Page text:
Danetta Boykin The freshman spiked 16 kills in 29 attempts in the volleyball team’s victory against Glendale College on Friday. She has 235 kills for the season in 450 attempts which translates to an average of 3.56 kills per game.
Jessica Gonzalez The sophomore midfielder scored the tying goal in the team’s game against Santa Monica on Friday at the last minute of the game. She leads the team with nine goals so far in the season.
Stadium almost ready Michaia Hernandez
The Pierce College football team will finally be playing their first home game on Saturday at 7 p.m. in Shepard Stadium. Though the football field itself has been ready for months, construction of the stadium’s visitor section is not yet finished, said Athletic Director Bob Lofrano. “The workers got to a point where they OK-ed having a crowd at the stadium,” he said. “[The stadium] is now ready for us to bring people in.” The stadium will again be turned into a construction zone Sunday, and it will take another two months before it is completed, said Lofrano.
The Brahmas and rival L.A. Valley will be playing for the rights to the San Fernando Valley Victory Bell, a trophy given to the winner of the annual Valley-Pierce game which the Brahmas has kept for two years. “It symbolizes our rivalry against them,” said Pierce offensive lineman Casey McDonagh. “[The home field advantage] will help motivate us to beat Valley.” Despite the fact that the football players have never set foot on the newly remodeled stadium, they are confident that they will perform well. “It’s going to be a new environment, but we’re not going to let that be an excuse,” said 20-yearold defensive tackle Marquel Combs.
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ROUNDUP: November 9, 2011
Spiking the competition Volleyball team wins 23 games in a row Eli Diaz ediaz.roundupnews@ gmail.com
Wright is averaging a team best of 2.00 digs per game. Wright was confident in her teams ability to stride to victory while preparing to face a tough opponent. “We didn’t want to fall down to their level, or give them free points on their errors because that’s what we did last time we played them”, said sophomore Kathleen Wright.
omen’s volleyball remains undefeated, improving to an impressive 23-0, winning all three sets against Glendale Community College on ---------------------------Friday. The Brahmas were playing solid early on and were able to dish out an impressive 14-0 run in the first set, winning by a score of (25-7), seemingly looking as though they would cruise through the Vaquero squad without any problems. However, Pierce got too comfortable and made some sloppy mistakes in the 2nd ---------------------------and 3rd sets, with scores of (25-18, 25-20). Co-captain Kathleen Wright had a solid game with 8 aces “We came in knowing what we were going to do against them, made sure and 16 digs to add to her resume.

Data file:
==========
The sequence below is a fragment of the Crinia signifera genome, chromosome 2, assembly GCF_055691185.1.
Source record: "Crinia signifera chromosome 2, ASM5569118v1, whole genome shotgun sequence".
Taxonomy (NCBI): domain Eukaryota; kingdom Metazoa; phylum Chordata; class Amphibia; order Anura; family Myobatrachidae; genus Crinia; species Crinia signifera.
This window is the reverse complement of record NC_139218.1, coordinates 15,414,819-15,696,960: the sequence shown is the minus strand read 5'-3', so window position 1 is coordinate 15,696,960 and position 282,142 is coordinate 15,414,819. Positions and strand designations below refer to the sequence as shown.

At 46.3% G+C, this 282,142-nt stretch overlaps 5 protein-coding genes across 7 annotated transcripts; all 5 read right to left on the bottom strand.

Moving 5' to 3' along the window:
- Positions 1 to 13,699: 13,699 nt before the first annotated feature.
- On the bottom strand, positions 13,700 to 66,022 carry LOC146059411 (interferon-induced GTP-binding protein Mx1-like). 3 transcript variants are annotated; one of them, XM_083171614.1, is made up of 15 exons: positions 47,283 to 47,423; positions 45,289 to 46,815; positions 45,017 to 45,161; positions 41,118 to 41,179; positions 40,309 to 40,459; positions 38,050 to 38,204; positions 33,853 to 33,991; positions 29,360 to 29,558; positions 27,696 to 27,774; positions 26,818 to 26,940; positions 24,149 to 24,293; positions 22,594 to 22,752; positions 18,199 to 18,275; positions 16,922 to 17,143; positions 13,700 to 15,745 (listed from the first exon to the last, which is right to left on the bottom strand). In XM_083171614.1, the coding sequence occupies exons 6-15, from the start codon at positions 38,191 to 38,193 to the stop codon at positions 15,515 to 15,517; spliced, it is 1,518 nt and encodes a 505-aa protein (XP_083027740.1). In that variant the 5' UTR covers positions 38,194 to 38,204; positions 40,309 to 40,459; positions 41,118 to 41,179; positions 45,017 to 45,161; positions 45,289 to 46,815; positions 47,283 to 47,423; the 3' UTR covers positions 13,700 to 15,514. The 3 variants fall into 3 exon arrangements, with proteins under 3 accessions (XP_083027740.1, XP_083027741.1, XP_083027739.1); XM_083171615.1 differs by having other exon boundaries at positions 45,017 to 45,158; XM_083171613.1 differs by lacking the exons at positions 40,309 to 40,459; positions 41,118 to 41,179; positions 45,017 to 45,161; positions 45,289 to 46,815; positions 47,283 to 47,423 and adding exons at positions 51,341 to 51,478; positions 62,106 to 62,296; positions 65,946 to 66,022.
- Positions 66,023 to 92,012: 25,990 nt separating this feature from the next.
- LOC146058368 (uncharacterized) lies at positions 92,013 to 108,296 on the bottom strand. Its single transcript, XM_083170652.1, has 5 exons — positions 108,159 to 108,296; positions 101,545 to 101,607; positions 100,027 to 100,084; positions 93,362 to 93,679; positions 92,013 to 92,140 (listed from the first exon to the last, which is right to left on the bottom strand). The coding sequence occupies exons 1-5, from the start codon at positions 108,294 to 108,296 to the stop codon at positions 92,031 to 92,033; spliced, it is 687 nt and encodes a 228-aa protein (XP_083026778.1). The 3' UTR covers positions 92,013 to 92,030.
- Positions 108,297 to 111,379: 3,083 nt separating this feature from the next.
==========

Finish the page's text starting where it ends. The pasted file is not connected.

our defense is really in line, kept the ball on our side so we can put it away during serving, and we did a better job executing.” Pierce was able to recover and maintain control for the rest of the match. Freshman Danielle Hochman explained the framework for their success on the past 23 victories. “First game we played very well together as a team, when we play together we cut down on our errors”, said Hochman. “ We really need to stay focused, but well learn from it and come out the next game even stronger.” Freshman Danetta Boykin contributed with 16 kills. Boykin is averaging an impressive 5.33 kills per game. “Communication is key,” said freshman Danetta Boykin. “We have to serve tougher, take it game by game, and not get to crazy. We can’t
“I cant wait to go to the playoffs and face some teams that will hopefully give us some competition,” -Danielle Hochman Freshman volleball player
Spike: Freshman Soﬁa Granato and sophomore Jasimine Levi got up to block Glendales freshman Jami Mugar shot.
think about it too much and stay focused.” The team doesn’t seemed to worried about the playoffs being just around the corner. Also, Hochman sent a message to their upcoming playoff opponents. “I cant wait to go to the playoffs and face some teams that will hopefully give us some competition,” Said Hochman. “Give us your best game.” Pierce will stay home in their next game vs. Santa Monica on Wednesday, Nov. 9 @ 7 p.m.
Watch womens volleyball highlights from this season at www.theroundupnews.com
Men s basketball is gearing up for the 2011 season Coburn Palmer
email@example.com It’s that time of year again, basketball season has started once more and that means another chance for the Brahmas to win the conference championships. With five returning athletes, Brahmas’ head coach Edward Babayan said he hopes to lead the team to victory this season and repeat their conference championship from two years ago.
“Every night’s gonna be a dogfight,” said Babayan. “It all comes down to who plays harder through the stretch.” Babayan said he has a lot of respect for the other teams in the conference but he expects Oxford, Cuesta and Ventura colleges to be the most challenging match ups. Cross-town rival Moorpark College, known as a top mentally tough team, is also expected to put up a fight. “We expect to take a few bruises at the start of the season,” said assistant coach Charles Wright. The team will look to players like the ‘unguardable’ Josh Thomas, the ‘freak of nature athlete’ Hassan Stephens
and the ‘amazing’ Chris Smith to lead the team to victory. “A lot of our players have been out of school, but they haven’t played college ball,” said Wright. “It’s gonna take our experienced players to hold them together. The team has 24 allotted games this season, 12 conference games and 12 tournaments to play in preparation. The season started with the team’s first tournament Monday and will continue through February with the state championships occurring in March. “Our roster has been in flex for the past few weeks,” said Babayan. “We’re not 100 percent sure who’ll be
playing the first game as to who’ll be playing the fourth game.” The basketball team has been hurt less by the cuts to the Athletic Department than the other Pierce teams and so have been able to keep all their away games or they have found a work around. While the team does have athletes from as far away as Australia they do not actively recruit from outside the state. “There’s no tough opponent to me,” said Stephens. “You just gotta get out there and work hard.”